During a post-race media briefing in Germany Abiteboul called the car “a good rounder” but conceded it had some “corner entry stability” issues. He estimated they are still missing “one second or one percent to be on the podium on a regular basis”.

The RS20 was designed last year by a technical team directed by Nick Chester, who parted company with Renault in December. Fry, who joined in February this year shortly before pre-season testing, inherited the basic car. Abiteboul made it clear when I asked him about the restructuring on Sunday that he believes the team are only just beginning to feel its benefits.

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“Yes I think so,” he said. “This year’s car is very much a product of the previous [technical] management.” Maybe so, but progress has certainly been made this year, for which Fry should at least partly be recognised…

Cyril Abiteboul, Renault, Nurburgring, 2020
Renault’s recent hires “will take the team to the next level”
“Yes, we have new people who will carry the team to the next level, but I believe we have yet to see the effect of the restructuring that we had last year.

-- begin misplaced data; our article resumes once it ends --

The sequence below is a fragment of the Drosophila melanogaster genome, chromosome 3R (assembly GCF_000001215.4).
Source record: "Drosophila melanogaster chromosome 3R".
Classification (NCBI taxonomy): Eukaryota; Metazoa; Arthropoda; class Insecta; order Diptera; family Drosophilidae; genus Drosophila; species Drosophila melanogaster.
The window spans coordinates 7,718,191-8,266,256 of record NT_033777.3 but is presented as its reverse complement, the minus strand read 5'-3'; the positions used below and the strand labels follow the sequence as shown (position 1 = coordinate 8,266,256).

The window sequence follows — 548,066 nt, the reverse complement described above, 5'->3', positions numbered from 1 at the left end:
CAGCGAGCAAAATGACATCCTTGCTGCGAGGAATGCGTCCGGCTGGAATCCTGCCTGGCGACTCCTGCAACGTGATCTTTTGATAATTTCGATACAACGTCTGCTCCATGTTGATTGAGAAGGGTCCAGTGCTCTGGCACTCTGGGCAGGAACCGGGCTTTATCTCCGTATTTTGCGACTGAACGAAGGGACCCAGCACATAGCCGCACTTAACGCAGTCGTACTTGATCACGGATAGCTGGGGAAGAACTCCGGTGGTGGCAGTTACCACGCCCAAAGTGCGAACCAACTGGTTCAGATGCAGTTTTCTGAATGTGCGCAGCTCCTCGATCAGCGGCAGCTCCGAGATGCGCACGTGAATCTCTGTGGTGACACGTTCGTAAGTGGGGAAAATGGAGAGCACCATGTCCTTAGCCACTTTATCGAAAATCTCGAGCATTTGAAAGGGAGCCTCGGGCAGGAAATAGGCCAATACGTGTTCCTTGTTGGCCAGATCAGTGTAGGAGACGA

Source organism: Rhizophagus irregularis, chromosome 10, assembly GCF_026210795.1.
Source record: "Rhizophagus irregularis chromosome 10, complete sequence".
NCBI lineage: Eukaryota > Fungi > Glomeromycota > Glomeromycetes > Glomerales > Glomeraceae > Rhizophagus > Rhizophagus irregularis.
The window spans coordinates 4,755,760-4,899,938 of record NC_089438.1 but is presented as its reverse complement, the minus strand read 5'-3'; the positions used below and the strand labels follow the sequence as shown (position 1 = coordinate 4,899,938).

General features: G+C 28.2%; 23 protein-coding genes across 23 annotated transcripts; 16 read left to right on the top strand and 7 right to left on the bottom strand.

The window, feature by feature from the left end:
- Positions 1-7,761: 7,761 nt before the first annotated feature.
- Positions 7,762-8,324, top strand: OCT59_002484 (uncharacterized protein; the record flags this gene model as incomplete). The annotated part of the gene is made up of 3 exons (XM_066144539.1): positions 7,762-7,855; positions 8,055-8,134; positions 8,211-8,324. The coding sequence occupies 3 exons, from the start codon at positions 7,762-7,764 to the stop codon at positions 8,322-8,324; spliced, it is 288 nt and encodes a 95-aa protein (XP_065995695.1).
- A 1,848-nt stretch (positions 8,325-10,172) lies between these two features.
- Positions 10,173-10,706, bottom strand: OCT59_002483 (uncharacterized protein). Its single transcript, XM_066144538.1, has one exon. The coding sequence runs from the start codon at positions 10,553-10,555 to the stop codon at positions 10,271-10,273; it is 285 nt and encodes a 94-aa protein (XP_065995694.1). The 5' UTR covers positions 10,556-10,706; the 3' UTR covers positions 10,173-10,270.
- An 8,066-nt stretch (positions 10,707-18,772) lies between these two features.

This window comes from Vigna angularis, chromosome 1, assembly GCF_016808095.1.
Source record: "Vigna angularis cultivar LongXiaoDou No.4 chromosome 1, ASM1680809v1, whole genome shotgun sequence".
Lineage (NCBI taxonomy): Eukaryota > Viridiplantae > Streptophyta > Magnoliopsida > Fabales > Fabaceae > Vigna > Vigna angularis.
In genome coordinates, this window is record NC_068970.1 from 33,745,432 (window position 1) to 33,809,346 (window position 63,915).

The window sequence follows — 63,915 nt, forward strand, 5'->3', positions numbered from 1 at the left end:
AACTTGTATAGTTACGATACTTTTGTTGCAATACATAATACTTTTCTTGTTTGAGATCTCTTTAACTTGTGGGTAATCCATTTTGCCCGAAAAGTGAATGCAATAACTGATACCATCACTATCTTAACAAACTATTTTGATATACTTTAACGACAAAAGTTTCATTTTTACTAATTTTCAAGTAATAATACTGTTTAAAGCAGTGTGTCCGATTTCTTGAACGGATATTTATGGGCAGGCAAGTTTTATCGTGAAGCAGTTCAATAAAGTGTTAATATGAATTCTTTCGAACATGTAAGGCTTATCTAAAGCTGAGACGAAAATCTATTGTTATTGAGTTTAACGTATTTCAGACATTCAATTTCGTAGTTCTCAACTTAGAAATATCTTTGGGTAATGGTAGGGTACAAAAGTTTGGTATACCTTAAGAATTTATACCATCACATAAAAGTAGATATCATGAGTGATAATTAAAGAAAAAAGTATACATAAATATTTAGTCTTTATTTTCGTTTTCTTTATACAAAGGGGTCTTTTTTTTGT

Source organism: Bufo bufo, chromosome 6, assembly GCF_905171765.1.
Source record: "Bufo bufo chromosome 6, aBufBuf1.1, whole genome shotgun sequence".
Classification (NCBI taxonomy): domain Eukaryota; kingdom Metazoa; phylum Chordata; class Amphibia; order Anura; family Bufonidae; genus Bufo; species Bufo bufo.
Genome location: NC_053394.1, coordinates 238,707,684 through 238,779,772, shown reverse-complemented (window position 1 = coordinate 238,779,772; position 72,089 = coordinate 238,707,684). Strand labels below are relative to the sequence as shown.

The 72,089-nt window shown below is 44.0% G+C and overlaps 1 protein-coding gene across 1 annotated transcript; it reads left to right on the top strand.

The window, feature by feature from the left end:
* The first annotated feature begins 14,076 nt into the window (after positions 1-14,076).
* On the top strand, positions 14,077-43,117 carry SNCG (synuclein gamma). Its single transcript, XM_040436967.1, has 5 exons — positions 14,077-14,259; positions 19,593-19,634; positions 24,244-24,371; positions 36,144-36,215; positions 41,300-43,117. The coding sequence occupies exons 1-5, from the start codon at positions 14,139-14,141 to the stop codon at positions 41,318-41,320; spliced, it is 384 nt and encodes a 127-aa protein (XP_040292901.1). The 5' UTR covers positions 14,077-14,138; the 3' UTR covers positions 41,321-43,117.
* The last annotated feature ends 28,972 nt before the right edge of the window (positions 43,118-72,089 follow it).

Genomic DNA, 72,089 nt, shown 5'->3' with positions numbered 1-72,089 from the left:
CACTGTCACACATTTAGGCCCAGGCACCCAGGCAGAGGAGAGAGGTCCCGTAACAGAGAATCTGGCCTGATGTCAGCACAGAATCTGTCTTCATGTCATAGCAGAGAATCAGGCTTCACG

“Next year’s car will be the first time that you can see that hopefully in action, and [the result] of some of the decisions we have taken this year; some of the ways we will be using the [development] tokens and so forth.

“But that is for next year. I hope it is only the beginning now that the restructure is in place.”

The crucial question is, of course: Is Renault – or Alpine as the team will soon be known – on course to win again? Abiteboul says the result give Renault “confidence that we are on the right trajectory to progress.”

“I feel that we can be now taken seriously, we are committed to the sport under Luca de Meo, we have a clear cut strategy and the team is progressing,” he adds, noting that the team has almost reached engine parity with Mercedes and that the chassis has taken a clear step.

However, Abiteboul concedes that, “Much more needs to come if we are win races on regular basis.”

Podium-winner Ricciardo has six races left with Renault